If you’re curious about how much money an exchange like Coinbase can make with these relatively low fees, take a look at these S-1 statement It was released before it went public in 2021.

Now imagine taking centralized exchange out of the equation. With no intermediary, the trading parties would be responsible for setting the prices at which they would be willing to trade the assets and trusting that the other party would send their fair share of the transaction.

As you can imagine, without a structure, this is an incredibly inefficient and untrustworthy way to trade digital assets on a large scale.

This is where decentralized exchanges (DEX) come into play.

A DEX is basically a decentralized platform that allows users to trade directly and instantly through preprogrammed contracts. The DEX forwards the order and only completes it when both parties have signed the transaction and the blockchain validates the entire ordeal.

Companies like Shapeshifting and MetaMask allow users to instantly trade their funds with one another without ever giving intermediate custody of their assets.

How do DEXs make money? They sometimes charge fees (not to be confused with the actual blockchain network fees that are incurred on every transaction, centralized or not) that can be distributed to the token holders of that exchange’s token.

the DEX model gets a little hairy, but it’s a fascinating journey to experience, especially as it serves as a portal into the world of decentralized finance (DeFi).

Is the exchange safe or not?

As mentioned in the previous section, centralized exchanges (CEXs) differ from decentralized exchanges (DEXs) in that they hold user assets while DEXs do not.

To be technically more precise, the CEXs keep your private keys, as they are not actual ones “Coins” or “Tokens” exist somewhere in a vault. A DEX allows you to trade without revealing your private key to the DEX or the receiving party.

Custody exchanges pose a significant risk. For one, your private keys are at risk if the exchange is hacked or exposed as an elusive fraud.

Hacking Mt. Gox, a popular early exchange, posed an existential threat to the burgeoning bitcoin. In February 2014, hackers stole a whopping 840,000 bitcoins from Mt. Gox customers and the company itself, with only 100,000 owned by the company – which is today equates to about $ 33.6 billion.

Other notable centralized exchange hacks and glitches include: Bithumb ($ 30 million), Coinrail ($ 37.2 million), BitGrail ($ 195 million), Coincheck ($ 534 million) – each value being set in the period in which it was was hacked.

Hopefully, while today’s exchanges have learned from the mistakes of the past, the threat remains. These exchanges use a combination of Warm and cold storage to make sure a Mt Gox disaster doesn’t happen again.

When you use a DEX, you are the greatest threat for your money. Since you are keeping your assets safe at all times, you are the primary point of potential failure. If you lose your device and cannot recover your account, or if someone targets your wallet directly, you could lose your money indefinitely.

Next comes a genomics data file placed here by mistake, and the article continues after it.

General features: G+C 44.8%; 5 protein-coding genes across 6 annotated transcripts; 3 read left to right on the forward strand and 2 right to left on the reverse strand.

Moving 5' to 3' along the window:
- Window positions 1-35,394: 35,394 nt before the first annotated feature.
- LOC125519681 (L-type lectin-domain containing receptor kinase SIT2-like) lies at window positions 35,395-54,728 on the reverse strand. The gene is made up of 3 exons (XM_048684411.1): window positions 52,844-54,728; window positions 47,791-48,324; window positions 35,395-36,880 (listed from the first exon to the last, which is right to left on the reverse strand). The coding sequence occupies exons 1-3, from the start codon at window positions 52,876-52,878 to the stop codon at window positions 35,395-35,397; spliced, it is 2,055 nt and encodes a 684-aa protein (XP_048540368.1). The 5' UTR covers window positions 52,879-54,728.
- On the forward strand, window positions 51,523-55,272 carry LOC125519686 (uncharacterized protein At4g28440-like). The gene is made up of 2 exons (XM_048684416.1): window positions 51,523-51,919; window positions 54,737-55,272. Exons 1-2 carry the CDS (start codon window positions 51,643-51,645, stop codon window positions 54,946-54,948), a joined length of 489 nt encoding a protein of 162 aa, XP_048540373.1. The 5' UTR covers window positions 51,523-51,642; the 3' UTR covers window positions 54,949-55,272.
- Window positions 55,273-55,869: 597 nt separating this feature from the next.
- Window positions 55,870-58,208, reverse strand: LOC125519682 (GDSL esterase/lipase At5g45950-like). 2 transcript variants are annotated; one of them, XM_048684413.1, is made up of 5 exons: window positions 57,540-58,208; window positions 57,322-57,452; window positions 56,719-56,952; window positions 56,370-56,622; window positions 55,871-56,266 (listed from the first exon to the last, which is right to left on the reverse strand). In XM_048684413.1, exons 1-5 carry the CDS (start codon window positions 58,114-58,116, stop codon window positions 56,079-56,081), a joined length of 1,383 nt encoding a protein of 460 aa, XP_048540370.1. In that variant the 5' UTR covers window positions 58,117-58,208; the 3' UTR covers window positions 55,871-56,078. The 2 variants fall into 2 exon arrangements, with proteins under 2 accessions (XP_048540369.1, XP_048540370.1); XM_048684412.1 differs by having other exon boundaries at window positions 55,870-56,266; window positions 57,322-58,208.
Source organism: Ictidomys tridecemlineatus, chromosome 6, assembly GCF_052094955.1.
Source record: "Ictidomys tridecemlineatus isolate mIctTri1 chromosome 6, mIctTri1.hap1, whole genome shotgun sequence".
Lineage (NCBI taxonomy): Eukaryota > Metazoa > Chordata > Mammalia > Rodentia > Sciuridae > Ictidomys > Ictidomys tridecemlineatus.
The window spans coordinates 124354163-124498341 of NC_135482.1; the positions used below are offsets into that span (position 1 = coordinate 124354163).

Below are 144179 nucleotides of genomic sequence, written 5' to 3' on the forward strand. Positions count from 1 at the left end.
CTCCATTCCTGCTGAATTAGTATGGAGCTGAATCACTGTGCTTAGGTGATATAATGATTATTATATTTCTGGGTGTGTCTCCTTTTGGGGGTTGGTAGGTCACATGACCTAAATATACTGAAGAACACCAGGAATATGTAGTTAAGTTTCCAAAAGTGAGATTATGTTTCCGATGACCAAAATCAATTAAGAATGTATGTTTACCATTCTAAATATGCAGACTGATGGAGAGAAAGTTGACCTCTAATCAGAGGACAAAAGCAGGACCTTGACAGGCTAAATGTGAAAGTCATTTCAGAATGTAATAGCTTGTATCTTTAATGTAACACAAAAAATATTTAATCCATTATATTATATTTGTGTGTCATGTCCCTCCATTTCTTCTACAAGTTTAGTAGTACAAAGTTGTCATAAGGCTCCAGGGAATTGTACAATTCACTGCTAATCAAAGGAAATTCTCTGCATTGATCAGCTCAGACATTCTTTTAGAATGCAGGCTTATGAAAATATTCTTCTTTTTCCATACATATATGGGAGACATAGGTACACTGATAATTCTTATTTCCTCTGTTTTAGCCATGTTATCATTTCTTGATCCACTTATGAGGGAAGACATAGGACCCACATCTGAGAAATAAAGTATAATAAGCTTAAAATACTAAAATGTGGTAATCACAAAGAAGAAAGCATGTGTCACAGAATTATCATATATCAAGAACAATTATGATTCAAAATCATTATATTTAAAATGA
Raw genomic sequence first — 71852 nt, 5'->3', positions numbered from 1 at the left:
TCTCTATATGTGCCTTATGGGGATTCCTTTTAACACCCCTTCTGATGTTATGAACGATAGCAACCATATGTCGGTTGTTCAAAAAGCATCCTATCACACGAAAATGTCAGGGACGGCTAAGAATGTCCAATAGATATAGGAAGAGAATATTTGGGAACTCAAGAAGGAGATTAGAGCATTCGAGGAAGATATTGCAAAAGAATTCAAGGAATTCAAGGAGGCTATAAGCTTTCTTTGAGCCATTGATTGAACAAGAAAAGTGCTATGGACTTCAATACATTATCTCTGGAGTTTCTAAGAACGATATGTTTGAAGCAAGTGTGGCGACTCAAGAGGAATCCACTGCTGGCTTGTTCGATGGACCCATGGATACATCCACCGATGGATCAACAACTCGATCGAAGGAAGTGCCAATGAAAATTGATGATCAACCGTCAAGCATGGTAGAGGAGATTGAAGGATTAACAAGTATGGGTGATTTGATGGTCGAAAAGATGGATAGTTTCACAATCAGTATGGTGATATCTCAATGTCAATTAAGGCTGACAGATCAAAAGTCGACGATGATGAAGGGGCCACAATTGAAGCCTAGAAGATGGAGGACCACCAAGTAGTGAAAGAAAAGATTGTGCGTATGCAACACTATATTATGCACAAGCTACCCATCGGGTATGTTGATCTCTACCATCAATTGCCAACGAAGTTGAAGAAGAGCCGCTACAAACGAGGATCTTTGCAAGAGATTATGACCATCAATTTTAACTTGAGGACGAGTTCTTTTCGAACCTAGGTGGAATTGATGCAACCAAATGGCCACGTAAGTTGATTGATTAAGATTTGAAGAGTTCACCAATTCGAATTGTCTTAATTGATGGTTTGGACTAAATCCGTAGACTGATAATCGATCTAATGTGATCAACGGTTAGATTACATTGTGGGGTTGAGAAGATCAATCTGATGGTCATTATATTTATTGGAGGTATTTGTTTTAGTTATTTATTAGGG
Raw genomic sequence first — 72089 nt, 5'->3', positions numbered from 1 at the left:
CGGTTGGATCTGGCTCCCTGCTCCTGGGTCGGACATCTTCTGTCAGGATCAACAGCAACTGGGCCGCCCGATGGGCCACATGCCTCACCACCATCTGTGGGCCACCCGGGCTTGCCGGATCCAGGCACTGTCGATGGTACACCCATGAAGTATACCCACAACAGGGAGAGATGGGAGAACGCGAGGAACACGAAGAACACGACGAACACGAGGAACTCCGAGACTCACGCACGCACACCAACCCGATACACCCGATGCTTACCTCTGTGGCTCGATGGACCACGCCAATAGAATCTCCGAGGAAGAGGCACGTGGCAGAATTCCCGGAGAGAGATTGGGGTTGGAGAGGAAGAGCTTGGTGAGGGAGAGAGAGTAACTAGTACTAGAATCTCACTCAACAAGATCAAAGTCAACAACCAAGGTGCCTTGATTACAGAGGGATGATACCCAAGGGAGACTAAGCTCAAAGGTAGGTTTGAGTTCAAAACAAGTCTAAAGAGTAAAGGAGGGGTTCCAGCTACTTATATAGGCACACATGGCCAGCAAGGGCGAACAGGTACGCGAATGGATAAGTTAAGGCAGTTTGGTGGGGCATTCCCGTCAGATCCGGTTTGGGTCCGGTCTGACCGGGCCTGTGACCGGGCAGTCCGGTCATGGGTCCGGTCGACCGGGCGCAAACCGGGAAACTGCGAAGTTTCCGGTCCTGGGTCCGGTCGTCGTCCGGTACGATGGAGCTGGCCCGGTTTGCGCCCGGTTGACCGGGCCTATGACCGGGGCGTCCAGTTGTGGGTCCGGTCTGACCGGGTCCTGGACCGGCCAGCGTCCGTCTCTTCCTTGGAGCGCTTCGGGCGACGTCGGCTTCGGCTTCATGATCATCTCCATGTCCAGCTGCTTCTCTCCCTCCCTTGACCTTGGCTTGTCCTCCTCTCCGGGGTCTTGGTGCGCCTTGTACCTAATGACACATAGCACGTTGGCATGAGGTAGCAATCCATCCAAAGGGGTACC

However, these events can be avoided almost entirely with proper digital safety hygiene.

Final Thoughts: How to Pick the Right Crypto Exchange for You

Your choice of cryptocurrency exchanges ultimately depends on convenience, assuming you choose from a handful of vetted and reputable companies.

If you fall into the absolute beginner archetype of cryptocurrency, it’s worth creating a Coinbase account and trying the beginner-friendly platform. It lacks much of the advanced trading functionality, but it does achieve what you’re looking for: buying your first bitcoin, ether, or any other cryptocurrency.

Coinbase Learn also gives you some options to find out about specific cryptocurrency projects and earn a small fraction of their tokens.

If you choose to buy cryptocurrencies on Coinbase, you will likely soon outgrow the comparatively high fees – they’re nothing to sleep on, but they add up and there are cheaper options.

The good news is that you don’t have to leave the Coinbase ecosystem to avoid the high fees. Coinbase Pro is the “Pro” version of Coinbase and belongs to the same company. Not only does it have much lower fees across the board, but it also has a lot more investment pairs and the ability to deposit and buy crypto directly with USD.

Other Coinbase alternatives are: Twins, octopus, and BlockFi.

However, each of the options listed above is a custody platform, which means that they will keep your private keys in their own cryptocurrency wallet. This removes (albeit abandoned) the responsibility of maintaining your private keys, which makes it a lot easier for a beginner in the ecosystem.

For those who are in line with the “Be Your Own Bank” ethos of cryptocurrency, consider a non-custodial exchange platform like ShapeShift, MyEtherWallet, or Metamask. You will still keep your private keys in custody, but you can trade for other assets and likely pay much lower fees than on a central exchange.

Platforms without custody usually also facilitate the connection to the world of decentralized finance (DeFi). However, if you’re just getting started, we don’t recommend jumping in here just yet!

Continue Reading
Advertisement

Trending